LTM,

Don

Logged

david alan atchason

  • T3
  • ***
  • Posts: 113
Re: Get-there-itis
« Reply #20 on: June 07, 2011, 10:03:17 AM »

I just started reading Fred Goerner's book about AE. It is interesting, yes, but what a trip back in time for me. (1960) The respect there was for the miltary back then (Saipan), the pack of cigarettes on his desk in the photos, things like that. What the heck was the Navy doing there on Saipan? Probably some secret missle preparation. His information on FN, AE and their relationship was illuminating. Fred was a dipsomaniac and this trip with AE was his last best shot. He had been fired by Pan Am.  This trip would get his proposed navigation school off the ground. George Putnam had precluded him from participating in any post trip publicity for his benefit. AE supposedly assured him, "Don't worry Fred, you will be included, we are a team." How touching. Obviously, FN's role was to keep his mouth shut, not to rock the boat. George Putnam was a control freak. Amelia may have been independent, but when you are stuck with this kind of personality, your easiest way out is to go along. He clearly didn't care about her lack of preparation, I think he was smart enough to know it was inadequate. If it were me, I would have learned Morse Code, practiced with the RDF, coordinated with the Itasca. So I say. In hindsight.
Unfortunately, all this analysis doesn't give a clue as to where  they went. Goerner interviews Paul Mantz, her former advisor. When asked what this 157/337 business was all about, Mantz, the old pro says, "It means Fred was lost." That's my take on the situation from what little I know.
Logged

david alan atchason

  • T3
  • ***
  • Posts: 113
Re: Get-there-itis
« Reply #21 on: June 08, 2011, 02:48:15 PM »

Captain Thompson of the Itasca, according to Goerner, said "Viewed from the fact that Miss Earhart's flight was largely dependent on radio communications, her attitude toward arrangements was most casual to say the least." That sounds succinct to me.
Logged

h.a.c. van asten

  • T4
  • ****
  • Posts: 322
Re: Get-there-itis
« Reply #22 on: June 09, 2011, 09:25:30 AM »

Captain Thompson of the Itasca, according to Goerner, said "Viewed from the fact that Miss Earhart's flight was largely dependent on radio communications, her attitude toward arrangements was most casual to say the least." That sounds succinct to me.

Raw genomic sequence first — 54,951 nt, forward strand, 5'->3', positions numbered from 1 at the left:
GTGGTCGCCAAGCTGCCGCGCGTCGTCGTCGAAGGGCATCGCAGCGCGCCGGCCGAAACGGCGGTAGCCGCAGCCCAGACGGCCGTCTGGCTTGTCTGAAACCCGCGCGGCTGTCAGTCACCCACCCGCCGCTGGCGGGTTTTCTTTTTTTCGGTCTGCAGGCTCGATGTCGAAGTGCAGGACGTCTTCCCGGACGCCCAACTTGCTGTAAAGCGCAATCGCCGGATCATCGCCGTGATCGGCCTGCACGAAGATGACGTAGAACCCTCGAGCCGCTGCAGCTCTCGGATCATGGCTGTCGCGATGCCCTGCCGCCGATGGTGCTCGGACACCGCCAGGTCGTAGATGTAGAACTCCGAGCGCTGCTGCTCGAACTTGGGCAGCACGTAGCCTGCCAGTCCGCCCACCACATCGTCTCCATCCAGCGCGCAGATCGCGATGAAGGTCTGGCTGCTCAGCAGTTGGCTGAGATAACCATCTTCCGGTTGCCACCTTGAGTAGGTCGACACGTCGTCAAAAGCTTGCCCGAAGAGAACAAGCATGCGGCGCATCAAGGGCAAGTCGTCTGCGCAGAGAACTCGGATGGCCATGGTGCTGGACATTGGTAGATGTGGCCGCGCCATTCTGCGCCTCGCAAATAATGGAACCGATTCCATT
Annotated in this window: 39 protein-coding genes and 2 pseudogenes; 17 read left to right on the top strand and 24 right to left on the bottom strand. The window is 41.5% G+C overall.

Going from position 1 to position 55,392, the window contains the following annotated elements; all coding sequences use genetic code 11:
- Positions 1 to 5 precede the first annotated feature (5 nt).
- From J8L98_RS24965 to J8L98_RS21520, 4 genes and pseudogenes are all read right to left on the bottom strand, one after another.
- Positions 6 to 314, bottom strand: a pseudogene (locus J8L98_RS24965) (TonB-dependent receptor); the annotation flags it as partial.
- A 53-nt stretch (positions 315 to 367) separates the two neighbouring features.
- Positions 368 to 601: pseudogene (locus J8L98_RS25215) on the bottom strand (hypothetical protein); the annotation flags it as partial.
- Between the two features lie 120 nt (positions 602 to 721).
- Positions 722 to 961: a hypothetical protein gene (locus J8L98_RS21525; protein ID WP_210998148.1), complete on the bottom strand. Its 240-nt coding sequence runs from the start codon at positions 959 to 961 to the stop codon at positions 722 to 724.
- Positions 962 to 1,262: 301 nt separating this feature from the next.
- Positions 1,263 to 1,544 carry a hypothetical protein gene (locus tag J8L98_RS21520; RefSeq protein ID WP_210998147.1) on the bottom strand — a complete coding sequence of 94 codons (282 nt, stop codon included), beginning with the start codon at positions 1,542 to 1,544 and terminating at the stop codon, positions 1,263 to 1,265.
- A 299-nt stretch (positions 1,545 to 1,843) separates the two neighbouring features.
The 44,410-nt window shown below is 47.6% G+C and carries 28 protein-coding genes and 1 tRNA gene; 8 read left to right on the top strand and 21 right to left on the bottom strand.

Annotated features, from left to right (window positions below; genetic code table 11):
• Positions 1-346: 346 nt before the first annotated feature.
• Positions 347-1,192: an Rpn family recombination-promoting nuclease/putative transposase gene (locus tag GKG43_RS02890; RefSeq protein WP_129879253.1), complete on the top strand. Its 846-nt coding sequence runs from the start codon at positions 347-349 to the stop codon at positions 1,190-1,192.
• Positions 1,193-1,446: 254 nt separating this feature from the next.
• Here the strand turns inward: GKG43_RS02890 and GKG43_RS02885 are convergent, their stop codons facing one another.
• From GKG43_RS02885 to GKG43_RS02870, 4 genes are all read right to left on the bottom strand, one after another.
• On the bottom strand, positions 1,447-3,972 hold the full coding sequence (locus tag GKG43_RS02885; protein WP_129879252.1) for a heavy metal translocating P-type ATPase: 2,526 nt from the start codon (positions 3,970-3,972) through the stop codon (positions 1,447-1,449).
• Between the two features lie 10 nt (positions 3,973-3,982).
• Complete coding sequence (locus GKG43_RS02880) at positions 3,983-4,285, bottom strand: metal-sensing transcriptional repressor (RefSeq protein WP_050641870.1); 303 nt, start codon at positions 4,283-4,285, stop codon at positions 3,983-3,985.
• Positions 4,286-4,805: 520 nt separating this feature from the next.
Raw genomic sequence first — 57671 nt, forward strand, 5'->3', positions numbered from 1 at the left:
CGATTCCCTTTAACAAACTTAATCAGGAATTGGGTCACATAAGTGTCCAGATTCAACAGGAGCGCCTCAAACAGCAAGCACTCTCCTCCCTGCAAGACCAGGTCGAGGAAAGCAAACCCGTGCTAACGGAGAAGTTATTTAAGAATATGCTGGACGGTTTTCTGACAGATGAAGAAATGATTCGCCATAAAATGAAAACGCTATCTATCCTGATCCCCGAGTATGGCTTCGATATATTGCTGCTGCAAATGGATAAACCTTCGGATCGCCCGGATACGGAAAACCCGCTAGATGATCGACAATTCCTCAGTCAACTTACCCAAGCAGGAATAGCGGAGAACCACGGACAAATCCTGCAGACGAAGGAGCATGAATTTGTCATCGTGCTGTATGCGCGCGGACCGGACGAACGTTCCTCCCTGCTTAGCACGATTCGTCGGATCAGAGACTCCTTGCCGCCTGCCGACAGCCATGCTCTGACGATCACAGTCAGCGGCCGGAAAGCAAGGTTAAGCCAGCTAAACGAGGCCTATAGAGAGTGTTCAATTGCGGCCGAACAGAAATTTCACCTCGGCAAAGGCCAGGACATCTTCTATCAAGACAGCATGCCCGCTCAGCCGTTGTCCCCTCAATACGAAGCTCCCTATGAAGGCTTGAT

When asked by mr.Collopy of Lae Aero before take off , mr.Noonan replied in positive sense : he would be able to find Howland comfortably . You do not say that if you do not at least have  2  navigation / approach plans : by precomputed celnav and by RDF for this event.




Logged

Alex Fox

  • T1
  • *
  • Posts: 39
Re: Get-there-itis
« Reply #23 on: June 09, 2011, 11:45:43 AM »

When asked by mr.Collopy of Lae Aero before take off , mr.Noonan replied in positive sense : he would be able to find Howland comfortably . You do not say that if you do not at least have  2  navigation / approach plans : by precomputed celnav and by RDF for this event.
Or maybe it indicates overconfidence.  The same extrapolations could be made otherwise.  For example, if he said, "I'm concerned about finding Howland," you could take that to either mean (1) he's concerned so he definitely would have 2 nagivation/approach plans, or (2) he's concerned because he doesn't have much of a backup plan. 

I don't think you can take much from that statement either way.  Assuming it's a real statement.  And assuming it didn't involve some imaginary new way of recording people's statements.
#4317
 
Logged

Ric Gillespie

  • Executive Director
  • Administrator
  • *
  • Posts: 5267
  • "Do not try. Do or do not. There is no try" Yoda
Re: Get-there-itis
« Reply #24 on: June 09, 2011, 01:12:17 PM »

The same extrapolations could be made otherwise.  For example, if he said, "I'm concerned about finding Howland," you could take that to either mean (1) he's concerned so he definitely would have 2 nagivation/approach plans, or (2) he's concerned because he doesn't have much of a backup plan. 

I don't think you can take much from that statement either way.  Assuming it's a real statement.  And assuming it didn't involve some imaginary new way of recording people's statements.

If Mr. Van Asten had cited his source for Noonan's statement you could have checked it yourself instead of speculating about what it meant.  The statement can be found in Chater's letter.

Logged

Martin X. Moleski, SJ

  • Administrator
  • *
  • Posts: 2901
Re: Get-there-itis